Reebok Unit Poses Challenges for Adidas

Adidas, which paid $3.8 billion to acquire Reebok in January, may face some tough times with its new division.

NEW YORK — Adidas, which paid $3.8 billion to acquire Reebok in January, may face some tough times with its new division.

Reebok orders at the end of 2005 were down 22 percent from the previous year, Adidas Group chief financial officer Robin Stalker said on a conference call with analysts last week to discuss the company’s year-end financial results. The decline was driven by a 28 percent drop in backlog orders in North America.

“We expect full-year sales for the Reebok brand to decline at a mid-single-digit rate, and addressing this issue is clearly one of our highest priorities within the group today,” Stalker said.

Adidas, the world’s second-largest athletic firm after Nike, said it will make a major strategic announcement about Reebok on April 11 in London. There has been speculation that Adidas will move Reebok downmarket to compete with Nike’s Starter brand in the mass channel. Company executives, however, denied that on the call Thursday.

“[An] issue that has impacted Reebok’s performance in the last two quarters has been a misperception among some retail partners that Reebok positioning would be dramatically changed or taken downstream as part of the acquisition,” said Adidas chief executive officer Herbert Hainer. “While all along we were clear that Reebok is and will remain a performance brand within the Adidas Group, we have reached out through our sales team to reinforce and answer any concerns.”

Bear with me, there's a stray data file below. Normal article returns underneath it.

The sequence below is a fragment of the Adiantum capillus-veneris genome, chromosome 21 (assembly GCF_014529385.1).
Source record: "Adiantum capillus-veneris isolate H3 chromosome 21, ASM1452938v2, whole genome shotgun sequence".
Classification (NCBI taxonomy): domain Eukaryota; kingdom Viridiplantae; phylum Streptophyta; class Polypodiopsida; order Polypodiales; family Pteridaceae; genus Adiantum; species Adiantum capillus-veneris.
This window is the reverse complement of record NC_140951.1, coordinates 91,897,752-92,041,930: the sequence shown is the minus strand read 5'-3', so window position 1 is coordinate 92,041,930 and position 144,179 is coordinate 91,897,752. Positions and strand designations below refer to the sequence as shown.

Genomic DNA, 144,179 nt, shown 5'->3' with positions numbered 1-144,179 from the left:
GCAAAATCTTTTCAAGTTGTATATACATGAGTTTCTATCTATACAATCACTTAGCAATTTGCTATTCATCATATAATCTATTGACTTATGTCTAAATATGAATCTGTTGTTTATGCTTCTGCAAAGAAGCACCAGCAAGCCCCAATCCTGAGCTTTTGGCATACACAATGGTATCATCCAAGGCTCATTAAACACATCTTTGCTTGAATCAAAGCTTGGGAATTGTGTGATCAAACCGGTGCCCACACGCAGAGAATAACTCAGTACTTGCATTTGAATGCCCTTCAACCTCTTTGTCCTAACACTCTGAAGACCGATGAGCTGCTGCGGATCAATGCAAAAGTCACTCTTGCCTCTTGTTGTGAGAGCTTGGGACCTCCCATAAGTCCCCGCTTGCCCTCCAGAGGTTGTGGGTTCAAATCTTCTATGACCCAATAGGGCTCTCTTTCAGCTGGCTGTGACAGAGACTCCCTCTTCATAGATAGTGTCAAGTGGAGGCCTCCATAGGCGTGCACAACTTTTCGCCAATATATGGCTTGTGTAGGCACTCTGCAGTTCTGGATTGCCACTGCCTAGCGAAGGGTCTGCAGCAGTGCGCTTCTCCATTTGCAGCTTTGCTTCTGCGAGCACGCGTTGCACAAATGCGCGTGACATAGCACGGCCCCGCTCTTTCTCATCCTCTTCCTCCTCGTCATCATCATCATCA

Without revealing many specifics, Hainer said the company is also taking steps to improve the styling of Reebok’s products using Adidas technology and will limit distribution of key Reebok products.

John Shanley, an analyst with Susquehanna Research Group, said in a research report Friday that Adidas’ plan to turn Reebok around will be a “difficult task to accomplish.”

“The company’s recent purchase of Reebok could negatively impact Adidas in the long run, especially if Reebok’s classic footwear business continues to decline in terms of both consumer demand and retailer interest levels, particularly in the important U.S. marketplace,” Shanley wrote.

The acquisition, one of the largest ever in the athletic sector, merged the second- and third-biggest players in the industry and created a megafirm with combined sales of $11 billion. The acquisition gives Adidas significantly more market share in the U.S., where it has sought to raise its profile.

This story first appeared in the March 6, 2006 issue of WWD.  Subscribe Today.

In the fourth quarter, Adidas posted a loss of 4 million euros, or $4.78 million, from a profit of 20 million euros, or $23.9 million, in the year-earlier period. The 2005 results were hit by costs associated with the Reebok purchase, the company said, as well as expenses related to the World Cup, for which it is a sponsor. Sales in the quarter grew 21 percent to 1.52 billion euros, or $1.82 billion.

For the full year, net earnings rose 30 percent to 434 million euros, or $518.4 million. Sales for the year were up 12 percent to 6.6 billion euros, or $7.88 billion. North American sales were up 17 percent to 1.56 billion euros, or $1.86 billion, and apparel sales in the region gained 19 percent.